GLAAD Supports Trangender Equality

This Sunday on MSNBC’s “Melissa Harris-Perry,”  Gay and Lesbian Alliance Against Defamation announced that in an effort to be more inclusive it would be now known as “GLAAD.” It was also announce that GLAAD would direct more focus to transgender issues.

“This is a reflection of the work we’re doing today, and a reflection of the work the gay and lesbian community needs to be doing,” GLAAD spokesman Rich Ferraro told MSNBC.com in an earlier interview. “Our name was hindering that in many instances.”

Ferraro also pointed out that shifting societal attitudes created an opportunity to do more. “There have been huge increases in support for gay and lesbians, and for marriage equality. We’ve noticed that trend and wondered how we could use the tactics that the gay and lesbian community had used to get to today’s tipping point [for the trans community].”

“I was happy to hear GLAAD has committed to prioritize trans issues,” said Laverne Cox, an actress and transgender advocate. “They really need to be.”

People who identify as transgender were nearly 30% more likely to be a victim of physical violence than people who adhere to gender norms, according to a 2011 study by the National Coalition of Anti-Violence Programs, and discrimination based upon gender expression is widespread.

Ms. Harris-Perry discusses transgender issues with guests Wilson Cruz, national spokesperson for GLAAD; New York City Council candidate for the upper west side of Manhattan, Mel Wymore; Janet Mock, journalist and transgender activist; and Kenji Yoshino, constitutional law professor at NYU.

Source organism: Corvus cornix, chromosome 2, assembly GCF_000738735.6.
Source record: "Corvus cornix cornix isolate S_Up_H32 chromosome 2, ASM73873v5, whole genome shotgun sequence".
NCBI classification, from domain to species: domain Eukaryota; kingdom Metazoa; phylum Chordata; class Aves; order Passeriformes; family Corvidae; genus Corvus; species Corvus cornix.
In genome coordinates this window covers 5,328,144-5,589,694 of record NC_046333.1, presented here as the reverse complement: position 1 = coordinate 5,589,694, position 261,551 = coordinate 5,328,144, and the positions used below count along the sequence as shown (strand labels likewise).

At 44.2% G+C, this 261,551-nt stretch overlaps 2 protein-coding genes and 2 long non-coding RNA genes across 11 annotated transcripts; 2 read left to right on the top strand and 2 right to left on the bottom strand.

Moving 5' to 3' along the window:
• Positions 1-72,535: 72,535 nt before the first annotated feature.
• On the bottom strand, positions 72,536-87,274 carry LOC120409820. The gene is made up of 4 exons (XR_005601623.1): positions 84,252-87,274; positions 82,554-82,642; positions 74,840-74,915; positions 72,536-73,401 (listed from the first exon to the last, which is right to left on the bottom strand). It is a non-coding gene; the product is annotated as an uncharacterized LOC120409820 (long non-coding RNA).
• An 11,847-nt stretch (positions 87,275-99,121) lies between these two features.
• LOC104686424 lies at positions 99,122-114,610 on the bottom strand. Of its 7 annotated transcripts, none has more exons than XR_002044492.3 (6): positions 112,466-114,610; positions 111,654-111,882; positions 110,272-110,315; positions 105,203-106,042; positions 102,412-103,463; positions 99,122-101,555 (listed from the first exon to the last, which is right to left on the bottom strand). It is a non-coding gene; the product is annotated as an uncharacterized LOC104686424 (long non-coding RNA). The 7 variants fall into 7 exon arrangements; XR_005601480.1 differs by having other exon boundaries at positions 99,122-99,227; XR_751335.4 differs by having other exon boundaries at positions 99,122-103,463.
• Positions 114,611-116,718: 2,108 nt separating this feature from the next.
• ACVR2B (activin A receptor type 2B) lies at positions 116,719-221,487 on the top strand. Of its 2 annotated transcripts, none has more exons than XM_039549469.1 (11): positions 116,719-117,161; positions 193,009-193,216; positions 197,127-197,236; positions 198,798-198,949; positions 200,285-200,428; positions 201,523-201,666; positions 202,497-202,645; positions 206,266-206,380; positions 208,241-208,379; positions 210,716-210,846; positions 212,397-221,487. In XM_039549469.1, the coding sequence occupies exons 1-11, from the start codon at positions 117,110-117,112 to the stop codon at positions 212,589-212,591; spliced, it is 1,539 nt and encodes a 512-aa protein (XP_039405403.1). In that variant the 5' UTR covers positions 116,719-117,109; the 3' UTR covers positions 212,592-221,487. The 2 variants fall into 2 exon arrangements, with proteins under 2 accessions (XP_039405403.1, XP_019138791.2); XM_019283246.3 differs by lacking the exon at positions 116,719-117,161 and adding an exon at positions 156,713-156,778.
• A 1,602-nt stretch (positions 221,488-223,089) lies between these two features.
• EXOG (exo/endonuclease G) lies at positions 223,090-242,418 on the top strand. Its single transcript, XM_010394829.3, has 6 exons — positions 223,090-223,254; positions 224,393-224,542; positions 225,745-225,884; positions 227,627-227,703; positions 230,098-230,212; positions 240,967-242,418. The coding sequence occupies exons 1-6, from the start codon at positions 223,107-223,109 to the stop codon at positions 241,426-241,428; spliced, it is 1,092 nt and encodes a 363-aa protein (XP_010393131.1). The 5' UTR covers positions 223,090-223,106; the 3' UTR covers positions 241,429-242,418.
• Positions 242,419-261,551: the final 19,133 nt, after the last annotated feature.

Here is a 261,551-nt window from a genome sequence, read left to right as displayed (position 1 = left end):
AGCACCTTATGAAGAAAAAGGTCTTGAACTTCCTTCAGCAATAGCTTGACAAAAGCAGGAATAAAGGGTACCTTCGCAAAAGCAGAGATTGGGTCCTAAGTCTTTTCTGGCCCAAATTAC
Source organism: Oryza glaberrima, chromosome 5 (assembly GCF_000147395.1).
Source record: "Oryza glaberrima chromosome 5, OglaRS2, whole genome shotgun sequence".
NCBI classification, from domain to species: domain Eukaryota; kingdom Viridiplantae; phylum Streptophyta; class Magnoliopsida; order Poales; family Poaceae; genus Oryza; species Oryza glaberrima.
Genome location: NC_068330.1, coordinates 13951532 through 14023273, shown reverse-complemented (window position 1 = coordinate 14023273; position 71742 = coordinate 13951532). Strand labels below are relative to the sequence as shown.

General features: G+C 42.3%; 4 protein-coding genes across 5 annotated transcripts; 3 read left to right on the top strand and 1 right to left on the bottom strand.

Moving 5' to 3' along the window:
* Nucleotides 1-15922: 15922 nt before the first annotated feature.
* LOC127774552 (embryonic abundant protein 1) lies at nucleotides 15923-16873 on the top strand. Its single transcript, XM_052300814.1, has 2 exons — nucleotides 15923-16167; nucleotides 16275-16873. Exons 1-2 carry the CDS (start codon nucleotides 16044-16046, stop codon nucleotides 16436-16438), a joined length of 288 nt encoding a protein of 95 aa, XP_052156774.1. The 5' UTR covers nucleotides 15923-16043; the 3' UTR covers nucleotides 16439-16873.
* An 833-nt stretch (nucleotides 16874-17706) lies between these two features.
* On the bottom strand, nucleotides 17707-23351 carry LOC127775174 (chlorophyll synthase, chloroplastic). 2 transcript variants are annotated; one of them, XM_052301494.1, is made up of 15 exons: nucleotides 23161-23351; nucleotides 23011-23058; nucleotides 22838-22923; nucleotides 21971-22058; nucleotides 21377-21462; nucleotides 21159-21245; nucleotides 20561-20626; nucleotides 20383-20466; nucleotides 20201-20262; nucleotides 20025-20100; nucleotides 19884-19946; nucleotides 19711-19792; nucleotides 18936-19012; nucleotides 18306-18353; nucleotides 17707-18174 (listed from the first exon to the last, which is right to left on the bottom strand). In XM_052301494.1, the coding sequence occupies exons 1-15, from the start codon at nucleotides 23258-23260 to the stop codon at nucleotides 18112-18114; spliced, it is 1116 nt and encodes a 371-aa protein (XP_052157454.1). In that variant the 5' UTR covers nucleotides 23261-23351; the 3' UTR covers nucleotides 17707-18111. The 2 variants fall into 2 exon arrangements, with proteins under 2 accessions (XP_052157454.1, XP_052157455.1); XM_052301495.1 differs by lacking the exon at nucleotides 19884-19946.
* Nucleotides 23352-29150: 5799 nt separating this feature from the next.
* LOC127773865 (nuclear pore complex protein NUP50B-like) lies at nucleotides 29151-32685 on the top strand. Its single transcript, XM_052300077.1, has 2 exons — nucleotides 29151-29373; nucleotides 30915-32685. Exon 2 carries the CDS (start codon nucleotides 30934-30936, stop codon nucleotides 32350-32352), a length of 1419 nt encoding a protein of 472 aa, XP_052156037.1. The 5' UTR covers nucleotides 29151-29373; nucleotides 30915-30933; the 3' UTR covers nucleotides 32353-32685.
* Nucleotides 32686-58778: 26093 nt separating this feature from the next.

Network images of GLBT people, 2010-2011

GLAAD has released this year’s National Responsibility Index ratings of the television broadcast networks and major cable networks.  

The GLAAD National Responsibility Index examines the quantity and quality of images (called impressions) of LGBT people on television.  It is intended to help media representations be fair, accurate and inclusive.

In a country which does not recognize the equality of its GLBT citizens, it is important that their are media portrayals of us to assist in correcting the problem.

As diverse LGBT images in the media become more prevalent, the general public becomes exposed to the truth of the LGBT community: lesbian, gay, bisexual and transgender Americans are parents and teachers, law enforcement officers and soldiers, high school students and loving elderly couples. It is as important for LGBT Americans to see our lives reflected on screen as it is for others to be exposed to the rich tapestry of the LGBT community.